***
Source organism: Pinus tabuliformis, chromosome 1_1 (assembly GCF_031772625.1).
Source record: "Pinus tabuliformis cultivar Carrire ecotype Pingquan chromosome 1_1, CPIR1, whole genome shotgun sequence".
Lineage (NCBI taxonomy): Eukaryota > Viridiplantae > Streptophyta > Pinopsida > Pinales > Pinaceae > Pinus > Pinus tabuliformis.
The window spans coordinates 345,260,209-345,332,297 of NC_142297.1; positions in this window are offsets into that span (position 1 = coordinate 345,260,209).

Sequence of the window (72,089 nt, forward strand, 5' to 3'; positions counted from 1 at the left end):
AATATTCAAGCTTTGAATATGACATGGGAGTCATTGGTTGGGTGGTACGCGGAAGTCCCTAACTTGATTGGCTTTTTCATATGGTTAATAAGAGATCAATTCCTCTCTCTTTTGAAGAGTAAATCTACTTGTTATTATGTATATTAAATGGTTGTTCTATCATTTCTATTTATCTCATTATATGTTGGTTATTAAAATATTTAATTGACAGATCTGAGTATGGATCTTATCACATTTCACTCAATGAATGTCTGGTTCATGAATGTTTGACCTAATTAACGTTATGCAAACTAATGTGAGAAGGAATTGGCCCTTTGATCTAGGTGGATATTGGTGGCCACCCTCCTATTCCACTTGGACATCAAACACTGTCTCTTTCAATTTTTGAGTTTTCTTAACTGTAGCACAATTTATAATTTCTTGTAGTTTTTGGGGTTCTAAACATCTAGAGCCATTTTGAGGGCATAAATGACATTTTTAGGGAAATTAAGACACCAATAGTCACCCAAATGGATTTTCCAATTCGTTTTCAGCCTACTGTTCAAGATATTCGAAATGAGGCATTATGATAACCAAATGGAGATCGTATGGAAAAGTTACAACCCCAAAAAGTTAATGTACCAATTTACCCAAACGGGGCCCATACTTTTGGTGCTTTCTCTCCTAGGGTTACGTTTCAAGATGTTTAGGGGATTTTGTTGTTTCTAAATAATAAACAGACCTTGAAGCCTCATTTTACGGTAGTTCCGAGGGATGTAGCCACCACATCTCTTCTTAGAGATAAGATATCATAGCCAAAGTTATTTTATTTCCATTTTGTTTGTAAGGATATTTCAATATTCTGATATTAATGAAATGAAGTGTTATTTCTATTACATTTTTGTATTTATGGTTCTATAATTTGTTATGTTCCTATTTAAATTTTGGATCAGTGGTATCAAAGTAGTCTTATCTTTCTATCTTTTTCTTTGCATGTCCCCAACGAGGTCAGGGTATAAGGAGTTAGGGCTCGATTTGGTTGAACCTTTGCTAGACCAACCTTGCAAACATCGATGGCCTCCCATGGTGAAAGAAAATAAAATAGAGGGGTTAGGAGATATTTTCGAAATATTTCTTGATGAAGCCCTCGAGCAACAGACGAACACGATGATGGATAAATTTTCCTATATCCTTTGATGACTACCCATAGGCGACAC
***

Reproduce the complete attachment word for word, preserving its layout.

Source organism: Pinus tabuliformis, chromosome 1_1 (assembly GCF_031772625.1).
Source record: "Pinus tabuliformis cultivar Carrire ecotype Pingquan chromosome 1_1, CPIR1, whole genome shotgun sequence".
Lineage (NCBI taxonomy): Eukaryota > Viridiplantae > Streptophyta > Pinopsida > Pinales > Pinaceae > Pinus > Pinus tabuliformis.
The window spans coordinates 345,260,209-345,332,297 of NC_142297.1; positions in this window are offsets into that span (position 1 = coordinate 345,260,209).

Sequence of the window (72,089 nt, forward strand, 5' to 3'; positions counted from 1 at the left end):
AATATTCAAGCTTTGAATATGACATGGGAGTCATTGGTTGGGTGGTACGCGGAAGTCCCTAACTTGATTGGCTTTTTCATATGGTTAATAAGAGATCAATTCCTCTCTCTTTTGAAGAGTAAATCTACTTGTTATTATGTATATTAAATGGTTGTTCTATCATTTCTATTTATCTCATTATATGTTGGTTATTAAAATATTTAATTGACAGATCTGAGTATGGATCTTATCACATTTCACTCAATGAATGTCTGGTTCATGAATGTTTGACCTAATTAACGTTATGCAAACTAATGTGAGAAGGAATTGGCCCTTTGATCTAGGTGGATATTGGTGGCCACCCTCCTATTCCACTTGGACATCAAACACTGTCTCTTTCAATTTTTGAGTTTTCTTAACTGTAGCACAATTTATAATTTCTTGTAGTTTTTGGGGTTCTAAACATCTAGAGCCATTTTGAGGGCATAAATGACATTTTTAGGGAAATTAAGACACCAATAGTCACCCAAATGGATTTTCCAATTCGTTTTCAGCCTACTGTTCAAGATATTCGAAATGAGGCATTATGATAACCAAATGGAGATCGTATGGAAAAGTTACAACCCCAAAAAGTTAATGTACCAATTTACCCAAACGGGGCCCATACTTTTGGTGCTTTCTCTCCTAGGGTTACGTTTCAAGATGTTTAGGGGATTTTGTTGTTTCTAAATAATAAACAGACCTTGAAGCCTCATTTTACGGTAGTTCCGAGGGATGTAGCCACCACATCTCTTCTTAGAGATAAGATATCATAGCCAAAGTTATTTTATTTCCATTTTGTTTGTAAGGATATTTCAATATTCTGATATTAATGAAATGAAGTGTTATTTCTATTACATTTTTGTATTTATGGTTCTATAATTTGTTATGTTCCTATTTAAATTTTGGATCAGTGGTATCAAAGTAGTCTTATCTTTCTATCTTTTTCTTTGCATGTCCCCAACGAGGTCAGGGTATAAGGAGTTAGGGCTCGATTTGGTTGAACCTTTGCTAGACCAACCTTGCAAACATCGATGGCCTCCCATGGTGAAAGAAAATAAAATAGAGGGGTTAGGAGATATTTTCGAAATATTTCTTGATGAAGCCCTCGAGCAACAGACGAACACGATGATGGATAAATTTTCCTATATCCTTTGATGACTACCCATAGGCGACAC